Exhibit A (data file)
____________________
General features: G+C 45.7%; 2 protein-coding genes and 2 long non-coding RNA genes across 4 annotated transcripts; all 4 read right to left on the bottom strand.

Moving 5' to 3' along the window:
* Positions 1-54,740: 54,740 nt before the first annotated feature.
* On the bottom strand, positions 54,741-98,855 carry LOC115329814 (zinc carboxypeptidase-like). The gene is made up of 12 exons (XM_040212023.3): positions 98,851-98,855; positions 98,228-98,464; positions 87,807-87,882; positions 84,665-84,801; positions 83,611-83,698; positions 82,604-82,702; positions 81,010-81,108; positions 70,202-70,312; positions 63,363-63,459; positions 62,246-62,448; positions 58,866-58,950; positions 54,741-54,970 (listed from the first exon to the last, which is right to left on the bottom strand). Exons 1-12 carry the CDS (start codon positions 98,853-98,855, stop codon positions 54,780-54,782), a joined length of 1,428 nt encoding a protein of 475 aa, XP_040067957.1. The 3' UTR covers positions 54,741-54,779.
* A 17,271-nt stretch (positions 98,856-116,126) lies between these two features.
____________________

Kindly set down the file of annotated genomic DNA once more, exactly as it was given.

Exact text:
General features: G+C 45.7%; 2 protein-coding genes and 2 long non-coding RNA genes across 4 annotated transcripts; all 4 read right to left on the bottom strand.

Moving 5' to 3' along the window:
* Positions 1-54,740: 54,740 nt before the first annotated feature.
* On the bottom strand, positions 54,741-98,855 carry LOC115329814 (zinc carboxypeptidase-like). The gene is made up of 12 exons (XM_040212023.3): positions 98,851-98,855; positions 98,228-98,464; positions 87,807-87,882; positions 84,665-84,801; positions 83,611-83,698; positions 82,604-82,702; positions 81,010-81,108; positions 70,202-70,312; positions 63,363-63,459; positions 62,246-62,448; positions 58,866-58,950; positions 54,741-54,970 (listed from the first exon to the last, which is right to left on the bottom strand). Exons 1-12 carry the CDS (start codon positions 98,853-98,855, stop codon positions 54,780-54,782), a joined length of 1,428 nt encoding a protein of 475 aa, XP_040067957.1. The 3' UTR covers positions 54,741-54,779.
* A 17,271-nt stretch (positions 98,856-116,126) lies between these two features.